In my last post I offered guidance to small brands on how to approach Influencers, with a view to working with them on a gifted, or paid, basis. You can read this post here .
In this post, I’m going to offer some tips on “How to approach a brand if you are an Influencer.”
In its simplest terms, for the purpose of this post, an Influencer is someone who works with brands on a gifted, or paid, basis to bring that brand’s products to their (ie the Influencer’s) following or audience. The Influencer benefits either because they are receiving gifted product, or because they are being paid for the collaboration. The brand benefits as, provided that it chooses its Influencer wisely, it has direct access to its target market and ideal customer.
The way in which brands advertise to their customers has changed hugely over the last few years. Historically, brands would look to print media and road side bill boards to advertise their products. However print media has declined in recent years and the advent of social media means that, as described above, brands now have direct access to their ideal market. Most brands will have set aside a budget or product allowance, to enable them to work with Influencers in this way.
So if you told me that you were minded to set yourself up on Instagram as an Influencer, what would I say to this?
In a word, don’t!
By all means get yourself an Instagram account and by all means go out there and invest in the brands that you LOVE. Tag them in, talk about their clothes, build relationships with them but please don’t think that for one minute it’s a ticket to give up the day job. Most Influencers work really hard for several years before they even get a whiff of a paid collaboration. And just like there’s no quick and easy way to becoming a professional blogger, there’s no quick and easy way to landing paid brand collaborations.
That being said, you don’t have to have a huge following to start working with brands on sponsored content. Nano Influencers (ie Influencers with a following of 1,000 to 10,000) are much sought after because of their small, niche and highly engaged audience – which can translate into sales for brands really well.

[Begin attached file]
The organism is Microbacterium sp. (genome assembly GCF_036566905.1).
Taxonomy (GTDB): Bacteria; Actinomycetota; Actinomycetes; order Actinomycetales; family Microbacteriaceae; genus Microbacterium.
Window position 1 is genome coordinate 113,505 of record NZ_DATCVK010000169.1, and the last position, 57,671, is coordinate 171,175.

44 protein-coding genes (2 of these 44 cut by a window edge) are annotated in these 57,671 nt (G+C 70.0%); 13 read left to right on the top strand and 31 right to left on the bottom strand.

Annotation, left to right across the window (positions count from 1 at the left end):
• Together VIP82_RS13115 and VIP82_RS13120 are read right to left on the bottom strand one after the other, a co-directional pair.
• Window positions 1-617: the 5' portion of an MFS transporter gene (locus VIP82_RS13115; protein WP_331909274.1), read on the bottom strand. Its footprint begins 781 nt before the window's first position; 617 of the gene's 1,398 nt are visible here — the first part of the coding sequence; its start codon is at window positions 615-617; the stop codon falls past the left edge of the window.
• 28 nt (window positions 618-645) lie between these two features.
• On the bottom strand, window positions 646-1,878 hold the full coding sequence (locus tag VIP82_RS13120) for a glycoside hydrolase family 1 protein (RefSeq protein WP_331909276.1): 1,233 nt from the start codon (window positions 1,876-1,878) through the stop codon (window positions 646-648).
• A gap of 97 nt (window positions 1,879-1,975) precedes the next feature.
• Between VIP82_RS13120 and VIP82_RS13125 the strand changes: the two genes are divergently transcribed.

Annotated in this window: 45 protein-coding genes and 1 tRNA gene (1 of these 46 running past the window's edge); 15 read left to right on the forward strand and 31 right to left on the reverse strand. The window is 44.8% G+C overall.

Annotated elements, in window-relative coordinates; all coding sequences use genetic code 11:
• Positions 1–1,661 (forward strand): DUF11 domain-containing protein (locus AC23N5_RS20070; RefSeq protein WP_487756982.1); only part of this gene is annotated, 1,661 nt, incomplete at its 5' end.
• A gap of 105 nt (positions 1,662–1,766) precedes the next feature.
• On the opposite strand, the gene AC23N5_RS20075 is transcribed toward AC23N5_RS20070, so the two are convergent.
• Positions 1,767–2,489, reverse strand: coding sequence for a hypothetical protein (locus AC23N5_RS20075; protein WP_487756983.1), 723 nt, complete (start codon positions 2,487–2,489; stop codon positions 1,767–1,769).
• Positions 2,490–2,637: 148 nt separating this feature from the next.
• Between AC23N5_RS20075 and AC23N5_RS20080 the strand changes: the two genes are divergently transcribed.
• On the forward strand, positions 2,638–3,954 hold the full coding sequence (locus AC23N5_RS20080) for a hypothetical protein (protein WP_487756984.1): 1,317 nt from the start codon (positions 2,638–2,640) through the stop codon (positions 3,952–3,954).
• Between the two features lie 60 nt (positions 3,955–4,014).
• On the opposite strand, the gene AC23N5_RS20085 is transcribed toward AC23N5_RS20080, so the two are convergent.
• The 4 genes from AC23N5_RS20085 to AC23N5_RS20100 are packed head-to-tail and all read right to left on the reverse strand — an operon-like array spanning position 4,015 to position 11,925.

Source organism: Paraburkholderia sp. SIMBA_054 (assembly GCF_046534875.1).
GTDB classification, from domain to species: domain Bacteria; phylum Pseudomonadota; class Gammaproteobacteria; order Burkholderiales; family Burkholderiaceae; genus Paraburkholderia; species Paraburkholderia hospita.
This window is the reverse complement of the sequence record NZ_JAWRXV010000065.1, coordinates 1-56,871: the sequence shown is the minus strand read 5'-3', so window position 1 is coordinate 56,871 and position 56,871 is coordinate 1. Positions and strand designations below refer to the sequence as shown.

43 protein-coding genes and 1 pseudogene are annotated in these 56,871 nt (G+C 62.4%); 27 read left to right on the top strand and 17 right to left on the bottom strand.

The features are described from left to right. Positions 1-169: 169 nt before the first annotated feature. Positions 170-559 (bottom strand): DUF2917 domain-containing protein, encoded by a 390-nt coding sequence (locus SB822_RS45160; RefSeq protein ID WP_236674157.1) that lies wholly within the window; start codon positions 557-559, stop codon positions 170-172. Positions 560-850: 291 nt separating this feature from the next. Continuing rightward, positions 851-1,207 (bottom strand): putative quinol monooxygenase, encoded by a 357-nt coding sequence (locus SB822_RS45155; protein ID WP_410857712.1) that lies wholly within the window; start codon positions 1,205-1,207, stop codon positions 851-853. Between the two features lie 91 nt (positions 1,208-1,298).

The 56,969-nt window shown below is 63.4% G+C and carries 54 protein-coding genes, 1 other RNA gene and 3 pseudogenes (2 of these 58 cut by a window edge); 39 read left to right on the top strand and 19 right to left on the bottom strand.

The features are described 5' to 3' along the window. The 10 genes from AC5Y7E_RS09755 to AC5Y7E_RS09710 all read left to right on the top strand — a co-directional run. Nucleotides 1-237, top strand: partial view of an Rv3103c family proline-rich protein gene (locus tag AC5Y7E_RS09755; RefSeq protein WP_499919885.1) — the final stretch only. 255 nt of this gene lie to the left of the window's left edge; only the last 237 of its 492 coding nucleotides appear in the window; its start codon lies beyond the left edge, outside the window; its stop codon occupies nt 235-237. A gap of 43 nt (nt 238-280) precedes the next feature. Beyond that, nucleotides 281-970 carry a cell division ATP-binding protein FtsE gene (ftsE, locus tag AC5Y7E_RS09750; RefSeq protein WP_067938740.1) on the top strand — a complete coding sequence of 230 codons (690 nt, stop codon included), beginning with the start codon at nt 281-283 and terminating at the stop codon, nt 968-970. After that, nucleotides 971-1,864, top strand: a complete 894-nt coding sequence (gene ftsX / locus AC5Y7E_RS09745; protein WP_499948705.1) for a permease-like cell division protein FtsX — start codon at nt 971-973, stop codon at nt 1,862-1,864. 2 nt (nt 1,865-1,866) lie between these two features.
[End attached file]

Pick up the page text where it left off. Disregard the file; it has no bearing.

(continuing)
Where to start?
So, how to approach a brand if you are an Influencer? A good place to start is in your local area. Is there a small boutique that you could support by borrowing some pieces to shoot and return? Could you run a giveaway with them? Or what about holding an event and inviting some customers along for the night? You could then feature the event on stories. All of those ideas are low cost in terms of time and investment on both sides, so it’s a win win.
OK, so what’s next?
You may find that small brands start to approach you fairly quickly. I’m hugely conscious that small brands have limited stock and I will often offer to shoot and return pieces, so that they can pass them on to someone else to feature. It’s a nice gesture and one that is always appreciated.
If the brand is fairly new, they may not be entirely sure what they are hoping to get out of the collaboration so it’s good to have a conversation about it. Generally it’s about brand awareness and if a product is gifted (as opposed to paid for) they can’t insist that you feature it – but I think that it’s fair to assume that you will. If a product is really not to your liking, if you don’t think that you can do it justice, or if you want to trial it for a period of time first, don’t be afraid to have a conversation around that too.
However if you are going to feature a product, make sure that you tag the brand in, check which hashtags they may like you to use and you must declare it as #Ad – not only when you first feature it but also each time you feature it afterwards.
I won’t get into all of the ASA (Advertising Standards Authority) guidelines now but as long as you are transparent and as long as it’s clear if an item is gifted, or if you’ve been paid to feature it, you won’t fall foul of the guidelines. If in doubt, turn to google or cite #Ad at the start of the post.